Buying into a poker tournament like a Stadium Series event or the Sunday Million can be a daunting experience. One look at the lobby and you’ll see thousands of other players also seated and battling it out to win the tournament. It can feel like an impossible task to outlast all of these opponents, make the final table and go on to win. However, there’s no need to approach a huge poker tournament with this outlook. It is possible to go all the way and win – here are some tips to give you the best chance of succeeding…
Don’t get ahead of yourself
Try to avoid concentrating on the total number of players in the tournament and focus just on what is happening at your own table. This is the only place where you have any influence – the other tables will take care of themselves. In a tournament with hundreds or thousands of players you will be playing poker for a long time before the major prizes are handed out. (In a live tournament like an EPT Main Event this will be several days, whereas in an online tournament like the Sunday Million it could be upwards of twelve hours.)
It’s crucial to remember that you can’t win the tournament in these early stages. Resist the temptation to look at how many chips the chip leader has early on; it’s irrelevant. The only thing to concentrate on is how your stack compares versus the blinds. If you are in a comfortable zone – for example, your stack is over 25 big blinds – then there’s no need to panic even if you’re the short stack on your table. Just continue playing your own game and if you continually make correct decisions the chips will come your way eventually. It’s only in the latter stages of the tournament, when you reach the bubble or the remaining couple of tables, when being aware of how your opponents are doing can be an important part of your own strategy.
The crucial middle stages
In many ways, navigating through the middle stages of the tournament – where the blinds are getting higher but the bubble is still a distant blur in the distance – are the most difficult of all. It’s at this point where your strategy should shift and you should try to loosen up your game a little bit. In the early stages there’s really no benefit in trying to steal the blinds as they are so small. Instead, it’s best to focus on actually making a hand and trying to get maximum value from it. But once you hit the middle stages those blinds are suddenly quite valuable, especially if antes are also involved. If it’s folded to you in late position try and steal the blinds as much as you can. There’s no need to have a strong hand when you do this because you’re raising as a steal, hoping there won’t be a flop. Even if the small or big blind calls then a simple continuation bet will often win it for you anyway.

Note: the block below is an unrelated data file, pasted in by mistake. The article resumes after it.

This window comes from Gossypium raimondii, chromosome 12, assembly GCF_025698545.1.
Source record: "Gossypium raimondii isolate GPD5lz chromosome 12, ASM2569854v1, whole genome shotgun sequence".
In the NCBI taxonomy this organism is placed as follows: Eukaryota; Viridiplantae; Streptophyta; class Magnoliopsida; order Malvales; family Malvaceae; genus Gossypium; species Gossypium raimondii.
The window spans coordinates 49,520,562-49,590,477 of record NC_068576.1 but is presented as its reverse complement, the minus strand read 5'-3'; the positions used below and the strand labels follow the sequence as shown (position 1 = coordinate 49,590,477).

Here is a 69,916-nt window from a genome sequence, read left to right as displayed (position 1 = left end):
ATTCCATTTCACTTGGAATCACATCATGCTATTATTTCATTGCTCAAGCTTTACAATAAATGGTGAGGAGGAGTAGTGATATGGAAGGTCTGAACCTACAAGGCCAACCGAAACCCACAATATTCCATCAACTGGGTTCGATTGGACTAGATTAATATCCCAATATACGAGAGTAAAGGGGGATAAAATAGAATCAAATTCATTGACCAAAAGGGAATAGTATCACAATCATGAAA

There will be a much wider spread of stack sizes in the middle stages that you should pay attention to. It’s probable that on your table you will have short stacks of less than 10BBs, medium stacks of 25-35BBs and chip monsters of 50BBs+. This creates a very different conundrum from the early stages when everyone essentially has the exact same stack. It’s very important that you analyse the stack sizes of the players around you before you make a move; for example, don’t raise a weak hand like 5-4 suited when the three players left to act all have between 10-20BBs. It’s very possible one will shove on you, leaving you unable to call. But if you have that hand the players left to act have between 25-35BBs it’s a perfect hand to open as they are more likely to call or fold rather than shove.
If you can build up a stack in the middle stages then you’ll have a great chance to make the money and go on a deep run. Find out more about navigating the bubble, hitting the final table and going on to win a huge poker tournament in Part 2.
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